The Ultimate Guide to Providing Parental Leave to Your Employees
In this post, we’ll list five tips for providing parental leave to your employees, so you can create a policy that’s legally compliant and attractive to your employees who are parents.
5 Tips for Offering Parental Leave
1. Comply with State and Federal Regulations
According to the Family and Medical Leave Act (FMLA), private sector companies with more than 50 employees within 75 miles of your worksite are required to offer new parents 12 weeks of unpaid leave to care for a newborn, adopted, or foster child. The employee must have worked for your company for 12 months to be eligible. This is a federal law and doesn’t matter which state your company resides in; however, depending on the state you may be subject to additional regulations.
Each state has their own laws for providing leave, so before you make any decisions check to ensure you’re complying with state regulations. Currently, California, Rhode Island, and New Jersey require employers to provide paid leave for their staff, but there are various stipulations for each state, and new states are adopting this law.
2. Use It As a Competitive Advantage
When considering an employer, many candidates look for a strong parental leave policy. Due to this, you should look at your leave policy as a recruiting tool. As of December 2017, only 15 percent of private industry workers received paid parental leave, but the Society of Human Resource Management (SHRM) found that providing paid family leave can help small business attract and retain hard-to-fill trade jobs and hourly positions, like fitness instructors, construction assistants, and carpet installers.
3. Offer Both Maternity and Paternity Leave
Many companies offer maternity leave, but they don’t always offer paternity leave According to Pew Research, the U.S. is the only developed country that doesn’t mandate paid paternity leave. By providing leave for men and women, you create equality within the workplace and take the burden off mothers. In fact, research found that when men take paternity leave, women can return to work sooner.
It’s important to note that you can provide different lengths of time off for men and women. Typically, new mothers receive more time off than fathers.
4. Provide Flexibility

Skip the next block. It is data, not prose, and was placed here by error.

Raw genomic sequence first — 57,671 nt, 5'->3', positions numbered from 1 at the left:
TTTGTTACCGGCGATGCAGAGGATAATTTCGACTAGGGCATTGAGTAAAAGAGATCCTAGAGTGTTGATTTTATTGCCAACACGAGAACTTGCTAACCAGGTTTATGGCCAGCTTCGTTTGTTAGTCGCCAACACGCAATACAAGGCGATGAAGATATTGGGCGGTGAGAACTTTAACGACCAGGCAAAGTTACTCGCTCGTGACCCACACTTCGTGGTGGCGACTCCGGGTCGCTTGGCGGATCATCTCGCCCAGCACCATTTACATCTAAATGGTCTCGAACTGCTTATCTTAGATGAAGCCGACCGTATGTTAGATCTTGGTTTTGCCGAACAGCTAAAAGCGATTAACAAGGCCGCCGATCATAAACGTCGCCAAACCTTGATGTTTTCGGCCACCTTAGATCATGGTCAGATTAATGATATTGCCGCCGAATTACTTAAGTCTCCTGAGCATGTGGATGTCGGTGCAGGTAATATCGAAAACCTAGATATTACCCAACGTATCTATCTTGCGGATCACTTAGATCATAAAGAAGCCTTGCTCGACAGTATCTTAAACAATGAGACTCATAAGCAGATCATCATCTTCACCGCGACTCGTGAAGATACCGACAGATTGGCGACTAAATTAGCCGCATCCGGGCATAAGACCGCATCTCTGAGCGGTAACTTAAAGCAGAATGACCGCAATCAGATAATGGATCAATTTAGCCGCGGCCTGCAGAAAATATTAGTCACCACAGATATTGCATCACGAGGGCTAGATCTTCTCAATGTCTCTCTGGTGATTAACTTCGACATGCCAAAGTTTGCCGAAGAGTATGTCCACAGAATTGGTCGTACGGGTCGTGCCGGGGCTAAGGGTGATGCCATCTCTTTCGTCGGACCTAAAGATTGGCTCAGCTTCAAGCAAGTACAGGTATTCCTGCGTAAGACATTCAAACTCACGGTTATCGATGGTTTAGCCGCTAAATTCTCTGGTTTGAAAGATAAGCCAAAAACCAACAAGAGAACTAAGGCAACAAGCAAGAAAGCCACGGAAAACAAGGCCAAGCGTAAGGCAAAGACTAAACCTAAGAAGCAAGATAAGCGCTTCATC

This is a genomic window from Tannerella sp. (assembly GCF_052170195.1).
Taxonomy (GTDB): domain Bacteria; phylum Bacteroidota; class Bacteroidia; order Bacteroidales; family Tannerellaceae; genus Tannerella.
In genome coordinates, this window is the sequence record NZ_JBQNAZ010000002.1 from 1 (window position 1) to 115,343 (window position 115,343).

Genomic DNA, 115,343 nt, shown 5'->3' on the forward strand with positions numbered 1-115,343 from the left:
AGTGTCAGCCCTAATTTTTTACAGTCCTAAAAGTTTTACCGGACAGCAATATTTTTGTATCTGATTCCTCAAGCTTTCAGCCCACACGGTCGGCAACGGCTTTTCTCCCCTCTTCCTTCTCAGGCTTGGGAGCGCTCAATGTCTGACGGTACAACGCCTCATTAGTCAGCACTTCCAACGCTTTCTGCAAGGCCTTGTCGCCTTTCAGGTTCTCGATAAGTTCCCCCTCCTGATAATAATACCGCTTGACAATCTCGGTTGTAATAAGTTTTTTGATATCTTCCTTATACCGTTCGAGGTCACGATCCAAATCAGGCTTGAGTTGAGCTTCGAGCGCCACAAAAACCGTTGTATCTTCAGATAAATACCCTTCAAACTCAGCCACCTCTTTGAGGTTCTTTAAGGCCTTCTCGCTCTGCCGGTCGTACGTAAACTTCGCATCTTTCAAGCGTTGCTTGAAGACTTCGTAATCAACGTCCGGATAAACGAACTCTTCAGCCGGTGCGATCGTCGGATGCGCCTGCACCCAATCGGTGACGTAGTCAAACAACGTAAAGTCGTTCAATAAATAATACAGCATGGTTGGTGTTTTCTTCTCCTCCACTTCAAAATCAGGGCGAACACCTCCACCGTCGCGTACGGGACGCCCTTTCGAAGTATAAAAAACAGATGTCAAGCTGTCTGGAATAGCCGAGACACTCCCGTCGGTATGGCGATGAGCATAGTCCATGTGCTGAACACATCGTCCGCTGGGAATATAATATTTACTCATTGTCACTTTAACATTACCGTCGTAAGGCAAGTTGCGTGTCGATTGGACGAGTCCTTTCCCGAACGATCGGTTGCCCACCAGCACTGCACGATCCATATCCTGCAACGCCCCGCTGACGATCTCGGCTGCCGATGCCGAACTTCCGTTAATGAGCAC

As a small business owner, it may be difficult to offer fully paid maternity or paternity leave but providing flexibility can help make your leave policy more attractive. Allowing for options such as flex time, the ability to work from home, and the option to spread out the leave during the child’s first year are huge benefits for new parents. For instance, a woman may want to take six weeks off, then come back to work for a month while her husband takes his parental leave, and then take her final six weeks.
5. Ensure a Smooth Transition Back to Work
Many women feel pressure when transitioning back to work after they take leave so providing a transition program can allow them to ease their way back into the job. For instance, you can allow the new parent to work 80 percent of their scheduled hours for the first six months back and still receive their regular salary or allow them to bring the baby to work for a short time. It’s also helpful for new mothers to have a lactation room at your office, so that is something that you should consider.
Conclusion: Create a Policy That Works for Your Company
It’s important to cater your policy to your employees and their specific needs. For instance, if most of your employees are part-time or seasonal, they may value flexible scheduling, whereas if most of your employees are men, it’s in your best interest to create a strong paternity leave policy. Finally, no matter what policies you put in place, ensure that you’re transparent about your parental leave program and available to answer any questions your employees have.
Does your business have an excellent parental leave program? Tell us about it in the comments section below.
Editorial Note: Any opinions, analyses, reviews or recommendations expressed in this article are those of the author's alone, and have not been reviewed, approved, or otherwise endorsed by any of these entities.